New Zealand will stop sending New Zealand troops to Afghanistan this year, Prime Minister Jacinda Ardern, Foreign Affairs Minister Nanaia Mahuta and Defence Minister Peeni Henare announced today.
"After 20 years of a NZ Defence Force presence in Afghanistan, it is now time to conclude our deployment," Ardern said.
"The deployments to Afghanistan have been one of the longest-running in our history, and I wish to acknowledge the 10 New Zealanders who lost their lives in the line of duty, and the more than 3500 Defence Force and other agency personnel, whose commitment to replace conflict with peace will always be remembered," Jacinda Ardern said.
Foreign Affairs Minister Nanaia Mahuta said that although the environment remained complex, the intra-Afghan peace process afforded Afghanistan the best prospect of an enduring political solution.
"New Zealand's decision to conclude its deployment to Afghanistan in 2021 has been discussed with our key partners, with whom we have cooperated closely over the past 20 years.
"New Zealand will continue to be supportive of the Afghan government and its people in the years to come, including as they work through the intra-Afghan peace process in an effort to resolve the decades-long conflict," Mahuta said.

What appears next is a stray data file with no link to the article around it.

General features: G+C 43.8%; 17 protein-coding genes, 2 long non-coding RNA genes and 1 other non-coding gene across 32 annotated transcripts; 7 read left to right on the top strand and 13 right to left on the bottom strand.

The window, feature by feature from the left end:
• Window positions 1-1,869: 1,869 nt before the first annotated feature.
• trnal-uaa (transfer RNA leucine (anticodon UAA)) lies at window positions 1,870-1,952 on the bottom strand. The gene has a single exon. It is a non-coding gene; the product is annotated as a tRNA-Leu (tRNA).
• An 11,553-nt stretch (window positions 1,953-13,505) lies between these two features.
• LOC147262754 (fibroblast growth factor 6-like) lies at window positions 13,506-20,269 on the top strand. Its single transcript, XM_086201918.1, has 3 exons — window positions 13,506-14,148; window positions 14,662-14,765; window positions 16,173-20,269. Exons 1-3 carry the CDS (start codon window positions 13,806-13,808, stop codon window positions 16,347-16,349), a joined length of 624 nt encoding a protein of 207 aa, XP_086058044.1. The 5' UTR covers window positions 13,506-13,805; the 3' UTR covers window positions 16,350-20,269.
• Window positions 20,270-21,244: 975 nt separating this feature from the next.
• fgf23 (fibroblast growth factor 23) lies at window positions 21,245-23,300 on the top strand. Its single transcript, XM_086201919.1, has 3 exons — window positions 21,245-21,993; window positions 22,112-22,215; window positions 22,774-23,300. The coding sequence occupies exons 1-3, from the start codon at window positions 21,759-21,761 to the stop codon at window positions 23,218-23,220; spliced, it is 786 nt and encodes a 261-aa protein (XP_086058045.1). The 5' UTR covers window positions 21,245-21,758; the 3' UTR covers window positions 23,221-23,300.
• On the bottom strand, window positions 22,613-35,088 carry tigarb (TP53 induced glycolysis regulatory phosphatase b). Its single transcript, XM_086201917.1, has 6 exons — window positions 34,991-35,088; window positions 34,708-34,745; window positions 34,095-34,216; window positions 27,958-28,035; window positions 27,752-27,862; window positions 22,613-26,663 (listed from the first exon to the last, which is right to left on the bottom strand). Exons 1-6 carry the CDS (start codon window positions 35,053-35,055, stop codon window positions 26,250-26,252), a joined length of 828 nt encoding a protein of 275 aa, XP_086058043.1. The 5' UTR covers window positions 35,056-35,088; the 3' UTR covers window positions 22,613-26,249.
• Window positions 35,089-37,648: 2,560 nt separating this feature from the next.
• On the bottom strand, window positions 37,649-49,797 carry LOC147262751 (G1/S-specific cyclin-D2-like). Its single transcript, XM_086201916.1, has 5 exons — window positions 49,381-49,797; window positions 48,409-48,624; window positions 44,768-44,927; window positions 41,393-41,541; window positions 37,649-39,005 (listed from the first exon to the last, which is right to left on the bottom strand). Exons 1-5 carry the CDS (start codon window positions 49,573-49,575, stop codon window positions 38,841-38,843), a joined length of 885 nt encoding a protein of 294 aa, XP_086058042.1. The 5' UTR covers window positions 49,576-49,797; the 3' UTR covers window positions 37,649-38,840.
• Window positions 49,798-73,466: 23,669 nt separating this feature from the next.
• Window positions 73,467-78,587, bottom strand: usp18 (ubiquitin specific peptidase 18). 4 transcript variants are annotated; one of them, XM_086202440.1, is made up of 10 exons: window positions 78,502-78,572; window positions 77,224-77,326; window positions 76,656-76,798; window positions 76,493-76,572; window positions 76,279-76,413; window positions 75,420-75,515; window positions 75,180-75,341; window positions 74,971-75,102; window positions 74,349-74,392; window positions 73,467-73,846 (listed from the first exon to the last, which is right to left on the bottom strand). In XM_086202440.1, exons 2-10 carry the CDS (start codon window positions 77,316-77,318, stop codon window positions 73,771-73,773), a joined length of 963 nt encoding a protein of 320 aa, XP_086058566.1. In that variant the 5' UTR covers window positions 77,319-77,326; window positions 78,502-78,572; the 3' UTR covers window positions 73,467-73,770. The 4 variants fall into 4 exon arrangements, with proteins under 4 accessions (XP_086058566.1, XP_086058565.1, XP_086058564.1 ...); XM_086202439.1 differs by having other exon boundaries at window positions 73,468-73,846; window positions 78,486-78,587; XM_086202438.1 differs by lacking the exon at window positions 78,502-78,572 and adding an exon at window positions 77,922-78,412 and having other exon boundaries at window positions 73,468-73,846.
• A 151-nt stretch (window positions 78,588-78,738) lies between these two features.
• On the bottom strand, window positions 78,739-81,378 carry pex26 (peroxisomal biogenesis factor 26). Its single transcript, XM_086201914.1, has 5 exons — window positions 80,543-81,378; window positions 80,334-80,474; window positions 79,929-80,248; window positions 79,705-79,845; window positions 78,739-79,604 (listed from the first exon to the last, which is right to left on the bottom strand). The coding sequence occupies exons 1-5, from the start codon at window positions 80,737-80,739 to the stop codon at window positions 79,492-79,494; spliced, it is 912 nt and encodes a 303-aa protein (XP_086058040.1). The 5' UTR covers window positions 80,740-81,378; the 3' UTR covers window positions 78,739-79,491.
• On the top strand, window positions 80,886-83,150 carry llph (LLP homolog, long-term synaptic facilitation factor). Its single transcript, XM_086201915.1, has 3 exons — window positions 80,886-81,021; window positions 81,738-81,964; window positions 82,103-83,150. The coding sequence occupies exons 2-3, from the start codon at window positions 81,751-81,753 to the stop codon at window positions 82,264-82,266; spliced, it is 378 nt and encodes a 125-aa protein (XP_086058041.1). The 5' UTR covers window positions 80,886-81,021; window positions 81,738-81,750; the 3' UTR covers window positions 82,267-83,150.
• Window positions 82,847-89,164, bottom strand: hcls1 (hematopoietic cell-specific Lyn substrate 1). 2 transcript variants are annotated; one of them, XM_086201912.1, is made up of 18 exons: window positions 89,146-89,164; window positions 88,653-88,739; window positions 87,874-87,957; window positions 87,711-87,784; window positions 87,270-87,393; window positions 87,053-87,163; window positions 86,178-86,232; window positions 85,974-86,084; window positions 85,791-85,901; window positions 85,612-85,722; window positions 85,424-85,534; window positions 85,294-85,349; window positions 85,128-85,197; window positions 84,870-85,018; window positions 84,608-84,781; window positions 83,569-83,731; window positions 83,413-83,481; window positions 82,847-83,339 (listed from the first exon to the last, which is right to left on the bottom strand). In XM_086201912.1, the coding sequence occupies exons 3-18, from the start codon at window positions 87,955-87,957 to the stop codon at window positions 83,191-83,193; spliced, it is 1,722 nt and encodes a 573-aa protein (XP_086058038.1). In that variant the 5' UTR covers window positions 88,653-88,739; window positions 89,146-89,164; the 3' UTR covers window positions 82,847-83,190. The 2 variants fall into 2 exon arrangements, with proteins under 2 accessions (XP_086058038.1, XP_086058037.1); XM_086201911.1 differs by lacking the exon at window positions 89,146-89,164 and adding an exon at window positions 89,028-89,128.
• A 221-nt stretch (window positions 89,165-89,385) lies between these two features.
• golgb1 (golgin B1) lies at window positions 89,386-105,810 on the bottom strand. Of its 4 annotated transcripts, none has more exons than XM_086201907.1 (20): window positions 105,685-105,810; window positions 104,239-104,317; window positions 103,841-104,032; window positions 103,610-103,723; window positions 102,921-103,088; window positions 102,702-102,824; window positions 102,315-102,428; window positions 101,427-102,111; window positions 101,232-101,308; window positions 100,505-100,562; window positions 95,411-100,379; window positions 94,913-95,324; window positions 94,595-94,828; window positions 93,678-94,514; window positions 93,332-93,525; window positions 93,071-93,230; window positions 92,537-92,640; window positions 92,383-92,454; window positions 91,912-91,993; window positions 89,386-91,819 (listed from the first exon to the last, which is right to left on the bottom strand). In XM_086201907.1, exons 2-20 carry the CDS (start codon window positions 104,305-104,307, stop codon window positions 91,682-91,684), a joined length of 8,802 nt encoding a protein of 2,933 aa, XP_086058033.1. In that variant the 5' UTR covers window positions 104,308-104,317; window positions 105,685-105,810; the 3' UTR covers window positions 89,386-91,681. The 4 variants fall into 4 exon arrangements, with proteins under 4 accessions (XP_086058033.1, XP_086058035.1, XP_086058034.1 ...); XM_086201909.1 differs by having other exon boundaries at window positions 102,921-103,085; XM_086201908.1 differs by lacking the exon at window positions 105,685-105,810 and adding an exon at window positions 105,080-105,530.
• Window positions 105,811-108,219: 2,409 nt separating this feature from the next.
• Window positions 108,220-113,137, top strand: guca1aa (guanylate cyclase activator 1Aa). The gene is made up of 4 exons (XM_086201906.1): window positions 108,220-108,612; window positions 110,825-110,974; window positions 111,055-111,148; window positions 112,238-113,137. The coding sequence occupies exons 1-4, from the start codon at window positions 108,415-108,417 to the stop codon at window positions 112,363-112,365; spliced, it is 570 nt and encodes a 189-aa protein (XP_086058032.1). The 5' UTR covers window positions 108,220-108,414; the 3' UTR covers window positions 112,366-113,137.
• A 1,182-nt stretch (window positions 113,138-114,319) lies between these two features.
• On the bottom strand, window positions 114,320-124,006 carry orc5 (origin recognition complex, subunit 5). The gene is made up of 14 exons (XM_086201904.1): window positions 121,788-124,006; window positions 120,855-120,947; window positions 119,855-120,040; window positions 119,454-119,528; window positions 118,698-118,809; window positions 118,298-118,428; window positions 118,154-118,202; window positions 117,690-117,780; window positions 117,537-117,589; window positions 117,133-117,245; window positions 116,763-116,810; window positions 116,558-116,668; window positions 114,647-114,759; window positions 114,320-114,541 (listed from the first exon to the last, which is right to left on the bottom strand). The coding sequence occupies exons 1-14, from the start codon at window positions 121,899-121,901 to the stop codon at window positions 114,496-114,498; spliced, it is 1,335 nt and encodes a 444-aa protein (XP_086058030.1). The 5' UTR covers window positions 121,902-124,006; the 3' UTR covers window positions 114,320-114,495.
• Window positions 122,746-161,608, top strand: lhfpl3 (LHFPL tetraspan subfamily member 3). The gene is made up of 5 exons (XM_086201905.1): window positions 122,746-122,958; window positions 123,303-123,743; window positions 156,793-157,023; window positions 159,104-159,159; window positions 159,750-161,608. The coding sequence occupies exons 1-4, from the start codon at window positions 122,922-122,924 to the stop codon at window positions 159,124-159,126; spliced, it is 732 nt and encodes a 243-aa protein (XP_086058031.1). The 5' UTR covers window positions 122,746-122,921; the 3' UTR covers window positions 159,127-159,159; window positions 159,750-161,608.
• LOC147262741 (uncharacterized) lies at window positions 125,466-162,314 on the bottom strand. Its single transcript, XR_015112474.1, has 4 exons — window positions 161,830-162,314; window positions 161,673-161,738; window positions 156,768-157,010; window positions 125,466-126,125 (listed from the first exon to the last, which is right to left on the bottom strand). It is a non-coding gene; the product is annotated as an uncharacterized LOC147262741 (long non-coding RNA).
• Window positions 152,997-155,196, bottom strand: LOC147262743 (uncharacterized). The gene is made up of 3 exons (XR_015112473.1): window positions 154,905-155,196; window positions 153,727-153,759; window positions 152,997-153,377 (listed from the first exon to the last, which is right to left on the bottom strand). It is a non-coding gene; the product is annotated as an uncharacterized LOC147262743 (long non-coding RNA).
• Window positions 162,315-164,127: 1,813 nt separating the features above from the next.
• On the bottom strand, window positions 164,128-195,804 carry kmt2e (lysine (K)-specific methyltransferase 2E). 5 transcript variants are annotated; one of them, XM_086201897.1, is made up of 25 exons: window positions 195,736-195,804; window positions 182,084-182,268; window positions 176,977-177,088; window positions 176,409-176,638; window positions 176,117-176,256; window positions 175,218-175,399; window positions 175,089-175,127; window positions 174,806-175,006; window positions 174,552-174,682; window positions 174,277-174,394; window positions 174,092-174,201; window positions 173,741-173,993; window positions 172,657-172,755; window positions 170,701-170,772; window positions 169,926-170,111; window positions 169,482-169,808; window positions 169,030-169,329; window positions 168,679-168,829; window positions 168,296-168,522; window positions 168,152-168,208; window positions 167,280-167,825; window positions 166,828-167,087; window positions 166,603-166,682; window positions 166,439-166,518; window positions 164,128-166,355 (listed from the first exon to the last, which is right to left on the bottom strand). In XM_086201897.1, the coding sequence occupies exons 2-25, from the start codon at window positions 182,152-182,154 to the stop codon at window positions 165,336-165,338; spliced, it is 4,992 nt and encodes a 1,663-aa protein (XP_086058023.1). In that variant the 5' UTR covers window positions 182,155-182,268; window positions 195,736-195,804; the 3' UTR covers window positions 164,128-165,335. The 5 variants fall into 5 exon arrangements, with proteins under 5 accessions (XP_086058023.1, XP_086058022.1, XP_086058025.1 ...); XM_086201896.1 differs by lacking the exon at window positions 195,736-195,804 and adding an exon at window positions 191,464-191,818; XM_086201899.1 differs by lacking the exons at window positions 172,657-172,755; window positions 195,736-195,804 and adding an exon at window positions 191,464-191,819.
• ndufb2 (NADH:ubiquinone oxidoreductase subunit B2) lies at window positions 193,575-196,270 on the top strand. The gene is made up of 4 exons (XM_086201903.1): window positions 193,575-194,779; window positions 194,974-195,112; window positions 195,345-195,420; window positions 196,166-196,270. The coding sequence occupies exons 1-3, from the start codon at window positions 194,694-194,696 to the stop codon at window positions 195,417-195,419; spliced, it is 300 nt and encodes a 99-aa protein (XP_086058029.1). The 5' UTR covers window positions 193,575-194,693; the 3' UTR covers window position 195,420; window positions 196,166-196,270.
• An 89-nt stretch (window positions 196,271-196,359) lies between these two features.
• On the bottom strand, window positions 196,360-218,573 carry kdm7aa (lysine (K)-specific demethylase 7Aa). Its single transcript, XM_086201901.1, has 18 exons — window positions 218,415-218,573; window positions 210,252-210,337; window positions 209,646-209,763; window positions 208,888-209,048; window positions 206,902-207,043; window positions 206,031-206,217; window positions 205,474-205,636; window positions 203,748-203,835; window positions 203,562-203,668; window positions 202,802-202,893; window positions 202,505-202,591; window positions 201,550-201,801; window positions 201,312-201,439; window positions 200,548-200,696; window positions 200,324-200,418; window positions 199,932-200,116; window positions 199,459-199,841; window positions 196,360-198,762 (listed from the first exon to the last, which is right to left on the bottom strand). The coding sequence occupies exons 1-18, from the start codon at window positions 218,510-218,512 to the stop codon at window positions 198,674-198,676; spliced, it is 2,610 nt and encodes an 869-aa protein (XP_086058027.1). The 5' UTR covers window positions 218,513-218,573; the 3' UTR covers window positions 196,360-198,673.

Defence Minister Peeni Henare said the current deployment consists of six NZDF personnel - three deployed to the Afghanistan National Army Officer Academy, and three deployed to the NATO Resolute Support Mission Headquarters.
"Together with our partners, New Zealand helped to establish the conditions for the current intra-Afghan peace process. We've supported regional security, and helped to improve the lives of the people of Afghanistan, particularly in Bamyan Province.
"Another important element of New Zealand's support for Afghanistan has been our contribution to training and mentoring a new generation of officers in the Afghanistan Army. The success of the mentoring programme being conducted with the Afghanistan National Army Officer Academy means it is now self-sufficient enough for New Zealand's contribution there to conclude," Peeni Henare said.